Creating the ultimate customer-centric environment in 2018

Katja Forbes

Katja Forbes founded syfte, a specialist business in research and experience design in 2014, and is an Australian pioneer in the field of experience design. Katja is an International Director on the Interaction Design Association Board. She is proud to be a co-founding member and Local Leader in Sydney of the global community organisation, Interaction Design Association. Together with Joe Ortenzi, Katja has built a community of over 1700 designers in Sydney, providing them with learning opportunities via lecture based meetups that draw a crowd of 150 people each time, a mentoring program and workshops.

All businesses today that are serious about being successful have adopted a customer-centric environment.   

This concept, covering all industries and all types of businesses, means that the customer ultimately comes first with an experience to remember. In fact, the customer experience is considered at all levels and touch points of the business, not just at the transaction.

As a result, an entire profession has been created around achieving the ultimate personalised customer experience for each business. So how can businesses create a customer-centric environment, and how it can be done in a way that offers customer experiences that will be remembered?

The customer experience refers to the experience that a customer receives at every single touchpoint with a particular business. Therefore, the transaction itself is only a small part of the bigger picture.

The experience begins when a customer first notices the business, and then the business’ interaction through social media and advertising channels (coinciding with what was traditionally the domain of marketing departments), the purchasing transaction itself, and of course the way the business maintains contact after the transaction. Successful businesses know that repeat customers are much more cost effective and lucrative than gaining new customers all the time, so the customer experience is crucial, rather than just profitable.

Customer-centric environments have a few traits in common. To begin with, these put the customer first, at all occasions. The business goes above and beyond what the customer expects, and this is what keeps customers returning, even if the competition is cheaper.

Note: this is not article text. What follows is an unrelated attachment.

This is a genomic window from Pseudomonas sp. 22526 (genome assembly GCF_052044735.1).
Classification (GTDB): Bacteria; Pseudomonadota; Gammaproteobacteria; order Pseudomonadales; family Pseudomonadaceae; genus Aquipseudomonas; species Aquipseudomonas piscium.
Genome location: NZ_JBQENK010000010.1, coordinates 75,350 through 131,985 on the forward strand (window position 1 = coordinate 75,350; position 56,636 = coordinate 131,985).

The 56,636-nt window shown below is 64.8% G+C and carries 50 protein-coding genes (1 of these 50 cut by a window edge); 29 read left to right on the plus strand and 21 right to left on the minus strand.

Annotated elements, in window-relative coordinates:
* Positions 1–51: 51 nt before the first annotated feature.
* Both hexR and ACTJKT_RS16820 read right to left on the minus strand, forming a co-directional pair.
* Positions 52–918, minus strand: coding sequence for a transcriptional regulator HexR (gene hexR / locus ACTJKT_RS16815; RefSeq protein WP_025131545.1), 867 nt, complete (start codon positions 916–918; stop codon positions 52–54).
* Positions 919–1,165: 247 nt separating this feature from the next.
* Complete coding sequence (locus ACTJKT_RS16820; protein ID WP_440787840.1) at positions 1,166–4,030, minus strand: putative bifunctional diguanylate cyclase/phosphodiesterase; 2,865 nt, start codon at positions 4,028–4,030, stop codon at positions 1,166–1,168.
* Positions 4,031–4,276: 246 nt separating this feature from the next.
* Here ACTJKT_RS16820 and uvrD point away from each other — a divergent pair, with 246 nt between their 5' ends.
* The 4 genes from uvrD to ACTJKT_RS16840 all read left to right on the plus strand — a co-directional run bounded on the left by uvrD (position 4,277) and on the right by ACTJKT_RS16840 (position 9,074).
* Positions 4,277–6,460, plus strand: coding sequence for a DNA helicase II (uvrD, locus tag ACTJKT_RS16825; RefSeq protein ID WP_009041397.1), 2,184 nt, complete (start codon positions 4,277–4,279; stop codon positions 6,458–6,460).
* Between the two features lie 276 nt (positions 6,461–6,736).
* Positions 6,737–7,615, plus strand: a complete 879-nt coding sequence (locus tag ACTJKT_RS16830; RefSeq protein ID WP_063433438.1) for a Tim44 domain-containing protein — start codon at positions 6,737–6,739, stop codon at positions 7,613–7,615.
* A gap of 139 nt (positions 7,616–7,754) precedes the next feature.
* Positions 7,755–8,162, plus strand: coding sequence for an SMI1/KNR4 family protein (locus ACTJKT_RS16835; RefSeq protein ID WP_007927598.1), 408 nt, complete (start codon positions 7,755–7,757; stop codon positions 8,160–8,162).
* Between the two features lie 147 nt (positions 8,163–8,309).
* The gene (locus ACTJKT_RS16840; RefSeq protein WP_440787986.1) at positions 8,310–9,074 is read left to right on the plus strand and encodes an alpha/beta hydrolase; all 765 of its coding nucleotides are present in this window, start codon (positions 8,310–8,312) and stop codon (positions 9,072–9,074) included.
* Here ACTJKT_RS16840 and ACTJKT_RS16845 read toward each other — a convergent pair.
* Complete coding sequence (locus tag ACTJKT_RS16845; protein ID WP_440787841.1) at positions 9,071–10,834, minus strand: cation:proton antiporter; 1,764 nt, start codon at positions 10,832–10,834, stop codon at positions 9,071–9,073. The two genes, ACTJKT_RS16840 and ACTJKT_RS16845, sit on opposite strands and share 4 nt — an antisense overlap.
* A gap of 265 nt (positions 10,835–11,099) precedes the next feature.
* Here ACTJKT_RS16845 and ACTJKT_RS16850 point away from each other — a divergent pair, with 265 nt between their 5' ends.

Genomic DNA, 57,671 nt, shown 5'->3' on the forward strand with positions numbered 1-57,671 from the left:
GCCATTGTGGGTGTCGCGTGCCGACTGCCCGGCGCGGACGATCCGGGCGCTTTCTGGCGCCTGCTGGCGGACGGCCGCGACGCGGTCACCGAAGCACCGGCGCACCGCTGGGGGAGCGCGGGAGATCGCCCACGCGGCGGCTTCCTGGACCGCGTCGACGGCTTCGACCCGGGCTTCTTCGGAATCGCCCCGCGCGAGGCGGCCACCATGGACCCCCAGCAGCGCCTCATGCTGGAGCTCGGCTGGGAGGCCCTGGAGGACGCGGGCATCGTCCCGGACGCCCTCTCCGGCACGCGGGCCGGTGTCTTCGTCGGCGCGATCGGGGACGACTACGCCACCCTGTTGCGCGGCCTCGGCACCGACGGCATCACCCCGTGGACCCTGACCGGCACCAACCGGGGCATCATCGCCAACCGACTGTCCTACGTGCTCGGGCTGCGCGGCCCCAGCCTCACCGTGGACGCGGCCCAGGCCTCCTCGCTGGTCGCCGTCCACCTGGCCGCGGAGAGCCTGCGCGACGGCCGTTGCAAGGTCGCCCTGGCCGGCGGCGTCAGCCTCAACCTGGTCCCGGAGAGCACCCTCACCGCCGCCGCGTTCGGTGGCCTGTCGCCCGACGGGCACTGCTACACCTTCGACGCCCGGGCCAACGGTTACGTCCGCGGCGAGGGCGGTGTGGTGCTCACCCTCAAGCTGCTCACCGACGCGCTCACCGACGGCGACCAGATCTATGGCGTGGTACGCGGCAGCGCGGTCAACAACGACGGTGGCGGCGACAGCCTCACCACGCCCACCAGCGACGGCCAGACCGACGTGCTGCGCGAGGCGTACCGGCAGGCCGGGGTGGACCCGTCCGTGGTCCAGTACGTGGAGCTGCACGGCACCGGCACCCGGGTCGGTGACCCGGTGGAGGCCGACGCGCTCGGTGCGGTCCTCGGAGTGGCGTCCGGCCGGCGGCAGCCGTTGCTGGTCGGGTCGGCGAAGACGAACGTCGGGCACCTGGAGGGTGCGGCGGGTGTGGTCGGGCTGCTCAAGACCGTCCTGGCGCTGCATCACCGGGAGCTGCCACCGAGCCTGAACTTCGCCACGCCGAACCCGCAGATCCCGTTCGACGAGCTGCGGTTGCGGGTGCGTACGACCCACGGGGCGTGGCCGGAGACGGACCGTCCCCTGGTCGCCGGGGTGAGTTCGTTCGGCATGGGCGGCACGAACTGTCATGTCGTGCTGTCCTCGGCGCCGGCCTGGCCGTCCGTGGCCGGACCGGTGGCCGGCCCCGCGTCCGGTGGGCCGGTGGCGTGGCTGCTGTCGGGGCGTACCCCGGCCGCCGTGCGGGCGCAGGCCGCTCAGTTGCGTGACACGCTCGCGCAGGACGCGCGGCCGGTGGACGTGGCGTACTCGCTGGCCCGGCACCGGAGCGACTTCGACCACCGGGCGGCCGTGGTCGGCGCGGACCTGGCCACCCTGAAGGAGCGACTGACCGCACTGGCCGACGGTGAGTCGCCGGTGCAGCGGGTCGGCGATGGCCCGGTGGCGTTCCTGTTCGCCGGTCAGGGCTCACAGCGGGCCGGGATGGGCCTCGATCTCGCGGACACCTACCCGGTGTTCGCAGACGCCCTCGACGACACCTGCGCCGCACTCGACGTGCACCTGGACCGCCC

The business also delivers an extremely personalised experience using data it has collected over time. Generally, the same advice applies across all industries: a customer likes to feel special during their interaction with your business. The experience should be memorable, and this depends on a number of factors including how customers approach and engage with your business, how your staff and team members behave toward your customers and how you maintain contact with your customers after their experience.

Very small and simple tricks like addressing customers by their name can make a difference between an ordinary and an extraordinary experience. However, nowadays we have technology that enables us to find out a lot more about our customers. For example, we have the capacity to know what exactly our customers purchase from us each time, how frequently they engage with us. The bigger question organisations now need to ask themselves is this: How do we utilise this information to create the ultimate customer experience that in turn will create repeat business for us?

A great deal of other technological concepts aimed at customer experience are gaining momentum and will continue to do so early next year. Augmented reality is just one of these concepts that will dominate the business landscape.

As a trial of sorts, augmented reality proved extremely successful with the roll-out of the Pokémon Go game.  In this game, an image is placed as a hologram over a shot of your environment. To see the holographic image, the viewer needs to be looking through the lens of his phone. 

While Pokémon Go is a game, this concept opens up a world of possibility to businesses. For example, retail businesses can allow customers the ability to experience a  truly unique customer experience, whereby customers can place an image of the object they are considering  buying (a couch for example) over a previously taken photo of their environment (such as their living room) to see how the item looks.

At the end of the day, customers want to know who they are spending their money with, and showing them the business owner provides the ultimate customer-centric environment. They like the fact that their kids go to the same school as the kids of their bank manager, and they enjoy bumping into their hairdresser or accountant at the supermarket. A CEO sitting in an ivory tower who has no means of communication with customers is a thing of the past.

Perhaps this loyalty provides a sense of security in a world where nothing is certain anymore. The way we live now has been influenced by the Internet and social media.  After all, we can contact the President of the United States on Twitter if we want. Yet ironically, all we want to do is purchase annual worming tablets from our local vet and wish her Happy Birthday while we are there. That, for me, is a true customer-centric environment. 

Regardless of industry, businesses that choose to operate without considering their end user, ignoring a customer-centric environment and instead deciding to focus on other business objectives, are not going to succeed. A plethora of social media and technological creations are available to make the goal of creating a unique customer experience a reality. It’s would be professional suicide to any business that does not attempt to create a customer-centric environment not to take advantage of them today.

Tags: customer engagement, customer experience management, customer centricity

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